James is afraid to offend the bugs, so he sets to work untangling the Centipede’s shoelaces. He murmurs quietly that the Centipede has lots of boots, so the Centipede announces he has 100 legs, 100 feet, and 100 boots. At this, the Earthworm cries that the Centipede is a liar—centipedes only have 42 legs, but most people take the Centipede at his word and don’t bother to count. The Earthworm says there’s nothing amazing about having so many legs, either. Conspiratorially, the Centipede whispers to James that the Earthworm is blind and therefore, isn’t aware of how dashing the Centipede looks. The Earthworm says it’s better to have no legs but still be able to walk. At this, the Centipede and the Earthworm argue about whether the Earthworm walks, glides, or slithers.
This passage begins to suggest that the bugs are adult figures, not children like James. This is why James decides he needs to help the Centipede with his boots when the Centipede asks, as the Centipede and his friends could be quite powerful. However, there are also indicators that these bugs, though adults, are sillier than any adults James has met in his life. The Centipede seems to take pleasure in riling up the Earthworm, while the Earthworm’s contrarian nature seems designed to make people laugh.
The argument ends when the Earthworm points out that he’s useful and beloved by gardeners, while the Centipede is a pest. The Centipede is proud to be a pest, so this doesn’t bother him. He notes that he’s the only pest present, aside from the Old-Green-Grasshopper—but the Old-Green-Grasshopper is too old to be much of a pest anymore. Scornfully, the Old-Green-Grasshopper says that he’s a musician, not a pest. The Centipede turns to James and asks if James has ever seen “such a marvelous colossal Centipede.” James hasn’t, and he asks how the Centipede got to be so big.
The Earthworm essentially proposes that for a person to be worthwhile, they need to do something good for the world. This is why he fixates on being a useful garden bug and calls the Centipede a pest, meaning an insect that feeds on crops or gardens. However, the Centipede makes the case that it’s enough to bring joy and light to people through comedy—with this, he positions himself as a different sort of pest, one who teases and jokes.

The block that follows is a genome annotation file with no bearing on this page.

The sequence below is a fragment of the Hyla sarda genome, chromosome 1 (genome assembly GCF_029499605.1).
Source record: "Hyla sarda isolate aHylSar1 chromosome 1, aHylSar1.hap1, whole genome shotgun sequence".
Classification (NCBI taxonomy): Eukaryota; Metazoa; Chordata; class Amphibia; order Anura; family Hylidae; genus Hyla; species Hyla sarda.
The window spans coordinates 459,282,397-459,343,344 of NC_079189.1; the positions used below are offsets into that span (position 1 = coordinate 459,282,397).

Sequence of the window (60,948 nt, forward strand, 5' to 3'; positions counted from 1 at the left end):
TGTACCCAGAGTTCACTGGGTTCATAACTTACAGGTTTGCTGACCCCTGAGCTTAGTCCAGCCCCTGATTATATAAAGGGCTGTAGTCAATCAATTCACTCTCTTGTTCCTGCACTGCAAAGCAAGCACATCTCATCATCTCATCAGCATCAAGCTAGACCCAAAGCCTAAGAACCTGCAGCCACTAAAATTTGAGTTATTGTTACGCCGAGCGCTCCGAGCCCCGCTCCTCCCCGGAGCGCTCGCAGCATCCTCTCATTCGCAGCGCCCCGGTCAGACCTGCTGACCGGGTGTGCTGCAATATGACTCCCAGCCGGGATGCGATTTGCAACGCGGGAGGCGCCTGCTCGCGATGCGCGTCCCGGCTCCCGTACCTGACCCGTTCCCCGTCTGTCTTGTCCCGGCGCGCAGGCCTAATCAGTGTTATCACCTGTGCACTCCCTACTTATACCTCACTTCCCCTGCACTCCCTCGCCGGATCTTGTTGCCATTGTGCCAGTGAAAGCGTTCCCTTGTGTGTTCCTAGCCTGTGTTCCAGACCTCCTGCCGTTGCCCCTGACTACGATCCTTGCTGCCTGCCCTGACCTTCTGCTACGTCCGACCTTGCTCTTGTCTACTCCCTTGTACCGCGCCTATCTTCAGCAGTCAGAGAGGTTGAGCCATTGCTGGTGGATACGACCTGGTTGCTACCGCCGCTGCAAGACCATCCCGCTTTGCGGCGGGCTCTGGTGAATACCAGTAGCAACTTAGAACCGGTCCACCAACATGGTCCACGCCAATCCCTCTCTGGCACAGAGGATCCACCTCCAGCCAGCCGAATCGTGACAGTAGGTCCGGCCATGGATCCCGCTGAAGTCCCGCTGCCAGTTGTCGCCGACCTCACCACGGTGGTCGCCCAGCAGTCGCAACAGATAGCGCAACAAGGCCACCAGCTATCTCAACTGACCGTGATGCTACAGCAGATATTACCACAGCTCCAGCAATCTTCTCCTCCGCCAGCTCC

The Centipede explains that he was under the peach tree when a tiny green crystal wriggled past him. The Ladybug and Miss Spider shout that the same thing happened to them, while the Earthworm says he swallowed three crystals. Annoyed, the Centipede admonishes his companions for interrupting his story. The Old-Green-Grasshopper says it’s too late for stories anyway, since it’s about bedtime. James has only undone 20 of the Centipede’s boots, so the Centipede announces that there are 80 to go. At this, the Earthworm shrieks that the Centipede is lying—the Centipede only has another 22 boots. When the Ladybug warns the Centipede to not pull the Earthworm’s leg, the Centipede dissolves in laughter. James decides he likes the Centipede. The Centipede is a “rascal,” but it’s nice to hear laughter. The Old-Green-Grasshopper asks Miss Spider to make some beds.
Even if some of these adults are sillier than James’s aunts, that doesn’t mean they don’t still have a schedule and rules. This is why the Old-Green-Grasshopper sets about sending everyone to bed. However, it does probably defy James’s expectations to find bugs so concerned about getting to bed on time. As James learns these things, he begins to see that it’s fruitless to make assumptions about people. This is especially true as he comes to like the Centipede. The Centipede may have been frightening at first, but he’s not scary anymore—he’s delightful and shows James that there’s far more to life than Aunt Spiker and Aunt Sponge wanted him to think.